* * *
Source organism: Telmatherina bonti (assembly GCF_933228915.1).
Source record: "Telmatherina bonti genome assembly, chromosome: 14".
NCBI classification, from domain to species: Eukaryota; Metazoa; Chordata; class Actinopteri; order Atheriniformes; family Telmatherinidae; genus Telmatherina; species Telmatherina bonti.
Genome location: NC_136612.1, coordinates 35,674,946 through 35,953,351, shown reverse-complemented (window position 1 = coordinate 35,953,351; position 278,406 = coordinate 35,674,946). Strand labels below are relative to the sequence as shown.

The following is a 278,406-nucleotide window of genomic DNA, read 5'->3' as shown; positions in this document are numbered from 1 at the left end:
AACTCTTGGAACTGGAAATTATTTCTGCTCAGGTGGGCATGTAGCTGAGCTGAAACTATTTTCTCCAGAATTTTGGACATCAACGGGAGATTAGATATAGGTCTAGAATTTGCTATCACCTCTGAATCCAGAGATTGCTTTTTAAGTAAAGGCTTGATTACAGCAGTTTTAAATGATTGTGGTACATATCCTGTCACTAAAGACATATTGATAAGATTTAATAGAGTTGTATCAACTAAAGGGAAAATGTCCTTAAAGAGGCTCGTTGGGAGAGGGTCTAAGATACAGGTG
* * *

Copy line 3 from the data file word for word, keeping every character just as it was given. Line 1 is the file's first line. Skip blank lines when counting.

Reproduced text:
NCBI classification, from domain to species: Eukaryota; Metazoa; Chordata; class Actinopteri; order Atheriniformes; family Telmatherinidae; genus Telmatherina; species Telmatherina bonti.